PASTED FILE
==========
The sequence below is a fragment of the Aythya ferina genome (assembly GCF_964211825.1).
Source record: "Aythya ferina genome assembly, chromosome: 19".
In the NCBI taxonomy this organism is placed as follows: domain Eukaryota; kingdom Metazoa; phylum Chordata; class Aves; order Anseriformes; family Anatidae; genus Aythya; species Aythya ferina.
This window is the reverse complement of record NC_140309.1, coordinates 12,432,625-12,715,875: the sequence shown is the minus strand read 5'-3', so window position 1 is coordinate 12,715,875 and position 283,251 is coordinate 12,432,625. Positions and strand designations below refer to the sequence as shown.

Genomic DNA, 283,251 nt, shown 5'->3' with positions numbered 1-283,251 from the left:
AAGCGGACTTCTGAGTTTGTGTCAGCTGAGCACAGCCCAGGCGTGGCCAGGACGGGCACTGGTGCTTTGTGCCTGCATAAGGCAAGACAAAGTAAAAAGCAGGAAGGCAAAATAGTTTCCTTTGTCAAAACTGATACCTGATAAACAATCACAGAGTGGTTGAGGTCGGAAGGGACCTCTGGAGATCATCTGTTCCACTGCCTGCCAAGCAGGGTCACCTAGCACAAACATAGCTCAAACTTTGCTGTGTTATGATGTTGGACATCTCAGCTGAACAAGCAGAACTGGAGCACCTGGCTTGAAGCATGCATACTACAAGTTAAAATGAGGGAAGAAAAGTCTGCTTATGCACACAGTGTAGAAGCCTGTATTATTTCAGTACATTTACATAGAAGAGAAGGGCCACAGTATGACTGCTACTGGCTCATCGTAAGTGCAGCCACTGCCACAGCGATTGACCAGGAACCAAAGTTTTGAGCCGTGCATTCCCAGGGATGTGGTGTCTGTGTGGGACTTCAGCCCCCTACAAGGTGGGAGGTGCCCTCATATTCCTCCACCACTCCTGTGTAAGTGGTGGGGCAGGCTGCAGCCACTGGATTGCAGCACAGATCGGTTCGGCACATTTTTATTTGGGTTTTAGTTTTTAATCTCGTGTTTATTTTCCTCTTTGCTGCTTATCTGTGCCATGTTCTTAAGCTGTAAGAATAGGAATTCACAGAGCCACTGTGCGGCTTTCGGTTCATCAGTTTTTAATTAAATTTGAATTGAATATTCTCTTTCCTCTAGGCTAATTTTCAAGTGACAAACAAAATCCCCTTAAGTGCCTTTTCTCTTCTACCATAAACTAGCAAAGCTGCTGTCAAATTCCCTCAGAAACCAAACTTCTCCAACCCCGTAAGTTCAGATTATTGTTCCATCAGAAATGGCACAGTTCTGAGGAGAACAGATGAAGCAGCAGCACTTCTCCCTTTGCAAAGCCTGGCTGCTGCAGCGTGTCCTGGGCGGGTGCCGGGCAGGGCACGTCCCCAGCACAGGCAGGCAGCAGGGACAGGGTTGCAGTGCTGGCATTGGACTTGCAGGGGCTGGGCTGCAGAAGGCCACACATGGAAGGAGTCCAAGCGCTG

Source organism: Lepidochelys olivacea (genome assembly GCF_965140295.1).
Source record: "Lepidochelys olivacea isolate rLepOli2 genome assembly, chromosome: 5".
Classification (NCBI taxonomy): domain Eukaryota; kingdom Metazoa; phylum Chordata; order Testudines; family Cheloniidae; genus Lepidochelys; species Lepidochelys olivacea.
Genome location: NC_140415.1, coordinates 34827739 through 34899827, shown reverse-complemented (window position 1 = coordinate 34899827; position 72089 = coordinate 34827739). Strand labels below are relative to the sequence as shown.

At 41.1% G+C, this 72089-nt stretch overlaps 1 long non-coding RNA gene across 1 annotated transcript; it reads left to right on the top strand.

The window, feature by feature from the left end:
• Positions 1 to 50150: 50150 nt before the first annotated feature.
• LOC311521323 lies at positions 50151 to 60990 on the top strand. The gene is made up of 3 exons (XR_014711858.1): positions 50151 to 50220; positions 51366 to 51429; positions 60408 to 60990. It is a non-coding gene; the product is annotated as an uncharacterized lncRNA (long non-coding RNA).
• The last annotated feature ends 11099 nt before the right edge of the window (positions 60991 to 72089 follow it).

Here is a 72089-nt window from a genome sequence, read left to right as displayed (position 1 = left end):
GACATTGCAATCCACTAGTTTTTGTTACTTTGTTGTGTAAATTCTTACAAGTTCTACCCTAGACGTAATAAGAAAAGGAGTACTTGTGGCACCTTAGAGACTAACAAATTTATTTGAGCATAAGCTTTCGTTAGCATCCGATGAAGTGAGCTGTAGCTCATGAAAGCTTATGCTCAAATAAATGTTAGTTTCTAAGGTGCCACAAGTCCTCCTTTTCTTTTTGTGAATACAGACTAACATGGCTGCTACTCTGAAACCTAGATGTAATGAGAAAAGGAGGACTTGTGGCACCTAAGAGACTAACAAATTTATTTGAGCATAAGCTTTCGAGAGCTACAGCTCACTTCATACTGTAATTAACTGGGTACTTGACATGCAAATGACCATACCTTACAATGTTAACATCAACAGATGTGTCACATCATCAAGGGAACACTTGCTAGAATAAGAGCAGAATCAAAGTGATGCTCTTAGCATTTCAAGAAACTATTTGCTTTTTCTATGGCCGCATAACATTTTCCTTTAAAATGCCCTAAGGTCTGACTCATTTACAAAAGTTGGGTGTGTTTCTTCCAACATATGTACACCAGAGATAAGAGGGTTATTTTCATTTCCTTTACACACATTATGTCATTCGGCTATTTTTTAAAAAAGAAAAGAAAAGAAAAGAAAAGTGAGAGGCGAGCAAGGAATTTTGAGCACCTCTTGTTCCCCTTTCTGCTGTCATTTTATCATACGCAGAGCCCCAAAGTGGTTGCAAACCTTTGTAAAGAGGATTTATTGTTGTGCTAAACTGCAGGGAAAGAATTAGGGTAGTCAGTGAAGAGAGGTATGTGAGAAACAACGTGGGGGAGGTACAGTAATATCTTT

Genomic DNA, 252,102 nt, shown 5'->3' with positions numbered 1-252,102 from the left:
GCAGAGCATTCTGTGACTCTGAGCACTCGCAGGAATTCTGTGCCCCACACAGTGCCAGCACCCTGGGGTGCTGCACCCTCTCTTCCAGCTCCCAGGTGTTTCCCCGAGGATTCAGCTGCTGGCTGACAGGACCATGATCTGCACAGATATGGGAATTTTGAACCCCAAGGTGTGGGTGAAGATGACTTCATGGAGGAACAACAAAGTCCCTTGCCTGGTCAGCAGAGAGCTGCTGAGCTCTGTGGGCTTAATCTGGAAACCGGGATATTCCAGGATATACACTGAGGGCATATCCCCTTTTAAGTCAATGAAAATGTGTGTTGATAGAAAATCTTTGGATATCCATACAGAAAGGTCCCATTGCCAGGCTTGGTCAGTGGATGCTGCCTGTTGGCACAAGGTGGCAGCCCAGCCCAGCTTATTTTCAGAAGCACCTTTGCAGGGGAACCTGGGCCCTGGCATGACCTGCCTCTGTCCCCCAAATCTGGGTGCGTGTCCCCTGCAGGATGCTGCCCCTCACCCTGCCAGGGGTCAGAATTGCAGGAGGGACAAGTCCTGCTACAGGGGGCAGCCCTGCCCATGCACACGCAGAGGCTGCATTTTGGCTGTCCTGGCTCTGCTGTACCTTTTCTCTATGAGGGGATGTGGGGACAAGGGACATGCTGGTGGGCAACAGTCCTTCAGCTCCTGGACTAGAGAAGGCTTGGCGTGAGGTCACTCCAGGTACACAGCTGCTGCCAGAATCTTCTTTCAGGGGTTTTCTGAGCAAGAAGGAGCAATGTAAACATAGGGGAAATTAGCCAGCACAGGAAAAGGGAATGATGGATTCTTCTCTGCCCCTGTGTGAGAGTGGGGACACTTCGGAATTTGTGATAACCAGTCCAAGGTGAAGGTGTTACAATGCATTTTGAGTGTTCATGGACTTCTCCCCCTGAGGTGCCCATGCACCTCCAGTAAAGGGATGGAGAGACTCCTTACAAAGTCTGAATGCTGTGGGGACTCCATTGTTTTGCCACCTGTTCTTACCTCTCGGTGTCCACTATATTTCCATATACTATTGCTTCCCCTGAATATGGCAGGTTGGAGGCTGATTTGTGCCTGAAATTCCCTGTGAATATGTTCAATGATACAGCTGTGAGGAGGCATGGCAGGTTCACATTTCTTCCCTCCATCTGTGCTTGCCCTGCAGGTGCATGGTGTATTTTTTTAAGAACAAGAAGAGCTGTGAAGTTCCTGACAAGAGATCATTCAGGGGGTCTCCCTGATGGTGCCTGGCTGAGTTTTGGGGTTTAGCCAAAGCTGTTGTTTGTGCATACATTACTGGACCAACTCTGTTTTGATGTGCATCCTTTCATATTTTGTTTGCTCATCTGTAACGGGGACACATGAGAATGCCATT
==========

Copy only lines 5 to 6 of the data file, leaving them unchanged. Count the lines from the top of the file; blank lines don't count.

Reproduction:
Genomic DNA, 283,251 nt, shown 5'->3' with positions numbered 1-283,251 from the left:
AAGCGGACTTCTGAGTTTGTGTCAGCTGAGCACAGCCCAGGCGTGGCCAGGACGGGCACTGGTGCTTTGTGCCTGCATAAGGCAAGACAAAGTAAAAAGCAGGAAGGCAAAATAGTTTCCTTTGTCAAAACTGATACCTGATAAACAATCACAGAGTGGTTGAGGTCGGAAGGGACCTCTGGAGATCATCTGTTCCACTGCCTGCCAAGCAGGGTCACCTAGCACAAACATAGCTCAAACTTTGCTGTGTTATGATGTTGGACATCTCAGCTGAACAAGCAGAACTGGAGCACCTGGCTTGAAGCATGCATACTACAAGTTAAAATGAGGGAAGAAAAGTCTGCTTATGCACACAGTGTAGAAGCCTGTATTATTTCAGTACATTTACATAGAAGAGAAGGGCCACAGTATGACTGCTACTGGCTCATCGTAAGTGCAGCCACTGCCACAGCGATTGACCAGGAACCAAAGTTTTGAGCCGTGCATTCCCAGGGATGTGGTGTCTGTGTGGGACTTCAGCCCCCTACAAGGTGGGAGGTGCCCTCATATTCCTCCACCACTCCTGTGTAAGTGGTGGGGCAGGCTGCAGCCACTGGATTGCAGCACAGATCGGTTCGGCACATTTTTATTTGGGTTTTAGTTTTTAATCTCGTGTTTATTTTCCTCTTTGCTGCTTATCTGTGCCATGTTCTTAAGCTGTAAGAATAGGAATTCACAGAGCCACTGTGCGGCTTTCGGTTCATCAGTTTTTAATTAAATTTGAATTGAATATTCTCTTTCCTCTAGGCTAATTTTCAAGTGACAAACAAAATCCCCTTAAGTGCCTTTTCTCTTCTACCATAAACTAGCAAAGCTGCTGTCAAATTCCCTCAGAAACCAAACTTCTCCAACCCCGTAAGTTCAGATTATTGTTCCATCAGAAATGGCACAGTTCTGAGGAGAACAGATGAAGCAGCAGCACTTCTCCCTTTGCAAAGCCTGGCTGCTGCAGCGTGTCCTGGGCGGGTGCCGGGCAGGGCACGTCCCCAGCACAGGCAGGCAGCAGGGACAGGGTTGCAGTGCTGGCATTGGACTTGCAGGGGCTGGGCTGCAGAAGGCCACACATGGAAGGAGTCCAAGCGCTG